In Greek theatre, when a narrative gets trapped in its own corner of the story, storytellers would normally apply the Deus Ex Machina — god from the machine, where characters playing as gods are literally brought onto stage using a machine to resolve the impossible plot hole. In Avengers: Endgame, it was the time travel plot.
As a Thespian, you’ve always wished for one whenever it gets too unresolvable. What could go wrong with a little divine intervention, right? You don’t call yourself religious, but you’ve always felt that He is on your side because you were born on Christmas Day. Now that’s a fallacy.
That’s what you wished for in 2018 when you were head over heels for this boy who wouldn’t even adjust their time for you. You wanted out — so badly — but you couldn’t. Red flags are invisible when the wind is blowing to your direction, right? You endured and hoped that maybe all you needed was a Deus Ex Machina.
And boy you got one. When it was getting too much and unresolvable, all of a sudden there was a secret boyfriend halfway across the globe. Naturally that would have made it worse for most people, but you, you felt relieved. You didn’t want the responsibility of saying goodbye to him then suddenly, you’re now forced to. You wrote a little Twitter thread about him, and now you have thousands of Twitter followers because of that. Deus ex machina on steroids.
See, I know you wouldn’t know what to do if the boyfriend didn’t magically arrive on stage. The narrative was set to go downhill for you. It was going to be messy. You lost control and an intervention was warranted. Then snap. All was fixed.
That was three years ago. You stopped hoping for one — even after a painful break-up and a global pandemic. Things were bad but they weren’t unsolvable. You’ve gotten more reasonable with subplots; you don’t write your characters (yourself) into unescapable stories anymore. You’ve become friends with the exposition. You now know your way out, or you now know how to figure it out.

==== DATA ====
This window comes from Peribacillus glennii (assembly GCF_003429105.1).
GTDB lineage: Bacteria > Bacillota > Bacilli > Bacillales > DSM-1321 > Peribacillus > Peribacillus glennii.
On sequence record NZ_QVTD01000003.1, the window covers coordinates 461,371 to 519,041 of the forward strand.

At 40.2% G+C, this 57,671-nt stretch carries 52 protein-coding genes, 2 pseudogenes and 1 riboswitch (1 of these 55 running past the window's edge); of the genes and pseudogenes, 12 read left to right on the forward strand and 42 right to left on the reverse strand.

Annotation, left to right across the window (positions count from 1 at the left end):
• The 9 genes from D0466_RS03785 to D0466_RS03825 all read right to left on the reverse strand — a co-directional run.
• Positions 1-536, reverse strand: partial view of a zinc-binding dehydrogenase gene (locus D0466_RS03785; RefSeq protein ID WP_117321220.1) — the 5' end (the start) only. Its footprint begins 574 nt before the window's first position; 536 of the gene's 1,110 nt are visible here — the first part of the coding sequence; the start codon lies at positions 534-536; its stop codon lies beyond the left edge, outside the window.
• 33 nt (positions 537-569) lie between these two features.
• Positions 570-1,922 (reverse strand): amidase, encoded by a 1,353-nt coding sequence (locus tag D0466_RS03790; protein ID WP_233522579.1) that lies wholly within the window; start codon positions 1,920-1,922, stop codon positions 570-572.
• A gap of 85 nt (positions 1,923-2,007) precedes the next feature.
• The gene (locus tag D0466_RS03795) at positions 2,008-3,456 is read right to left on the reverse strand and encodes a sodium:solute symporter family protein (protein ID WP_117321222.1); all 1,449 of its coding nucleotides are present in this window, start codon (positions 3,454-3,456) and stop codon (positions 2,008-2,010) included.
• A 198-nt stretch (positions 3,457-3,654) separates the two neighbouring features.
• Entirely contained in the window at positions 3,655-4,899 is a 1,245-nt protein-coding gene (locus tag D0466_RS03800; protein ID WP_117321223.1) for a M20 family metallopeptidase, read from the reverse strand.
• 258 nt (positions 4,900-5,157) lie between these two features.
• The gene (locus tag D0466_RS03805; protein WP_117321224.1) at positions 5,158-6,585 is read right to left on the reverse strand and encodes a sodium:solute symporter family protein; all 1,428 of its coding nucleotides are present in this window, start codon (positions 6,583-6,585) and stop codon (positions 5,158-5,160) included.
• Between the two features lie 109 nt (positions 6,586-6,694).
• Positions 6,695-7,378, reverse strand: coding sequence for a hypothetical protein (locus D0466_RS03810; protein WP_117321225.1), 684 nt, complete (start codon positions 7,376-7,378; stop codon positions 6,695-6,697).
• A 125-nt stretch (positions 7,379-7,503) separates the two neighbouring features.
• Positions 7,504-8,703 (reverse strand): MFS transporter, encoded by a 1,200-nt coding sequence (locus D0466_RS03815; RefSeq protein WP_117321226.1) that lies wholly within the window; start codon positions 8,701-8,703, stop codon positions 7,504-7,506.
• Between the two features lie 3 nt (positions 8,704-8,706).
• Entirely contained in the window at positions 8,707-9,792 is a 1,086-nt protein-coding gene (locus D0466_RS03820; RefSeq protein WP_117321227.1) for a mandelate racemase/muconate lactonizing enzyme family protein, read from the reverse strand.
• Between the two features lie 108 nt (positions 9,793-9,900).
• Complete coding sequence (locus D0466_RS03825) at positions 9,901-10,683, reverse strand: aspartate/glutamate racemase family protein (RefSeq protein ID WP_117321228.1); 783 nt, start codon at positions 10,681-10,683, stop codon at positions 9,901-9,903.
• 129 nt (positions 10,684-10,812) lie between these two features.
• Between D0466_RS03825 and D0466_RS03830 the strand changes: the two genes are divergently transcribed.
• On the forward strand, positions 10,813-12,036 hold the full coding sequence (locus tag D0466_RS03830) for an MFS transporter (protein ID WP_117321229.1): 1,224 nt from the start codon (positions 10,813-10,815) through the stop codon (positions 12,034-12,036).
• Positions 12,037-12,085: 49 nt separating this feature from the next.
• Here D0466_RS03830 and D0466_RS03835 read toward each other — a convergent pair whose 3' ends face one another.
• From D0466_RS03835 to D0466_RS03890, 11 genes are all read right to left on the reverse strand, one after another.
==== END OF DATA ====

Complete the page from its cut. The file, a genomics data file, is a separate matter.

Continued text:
Until this boy who had no single clue that you’ve already written two letters about him.
You met him by chance on a random trip with friends. Weeks later, you saw him again at a mutual friend’s birthday party and you both got to talk. You started hanging out. And some more. You started questioning this plot. Everyone called him shy and quiet, you called him a big mistake and waste of time. You will never need another intervention, so you said.
I told you it was going to be bad. You had to shut off mutual friends in fear of having to explain what happened, or what didn’t happen. You had to leave your safe space because he was in it too. Every small step you took towards recovery, it felt like the Universe was playing tricks on you. You would be okay for a few days, and then all of a sudden he was in your dreams. Or he was in one of your friends’ Instagram stories. And back to square one.
Then something happened. I had thought my recovery was going to be like that for a much longer time. Suddenly I wasn’t thinking about him anymore. Suddenly I feel safe in my head again. Suddenly I realized I didn’t need a Deus Ex Machina: in itself an intervention. One day I woke up and I forgot how his voice sounded like.
So, when the intervention did happen — a story for next time — it wasn’t a usable plot device anymore. It was a chapter too late. It was the last season of Game of Thrones, an unnecessary end. I thought it would sting, but it didn’t. There was relief, there was comfort in knowing, finally, that I didn’t imagine things in my head.
In retrospect, I wasn’t really recovering from him; I was recovering from my own doing. There was a sense of betrayal. Why did I let that happen? Why wasn’t I careful? I was gaslighting myself for the most part of my recovery. My story didn’t need an intervention; my protagonist just found a reasonable resolution.
I can’t say I’m fully recovered yet but I’m glad I now have the strength to write sequels again. I was scared that that plot hole would have caused so much damage in me but maybe I had just overreacted — as I did when I felt things for him. A reset was warranted, call it a writer’s retreat. And boy, I’ve got new stories to tell.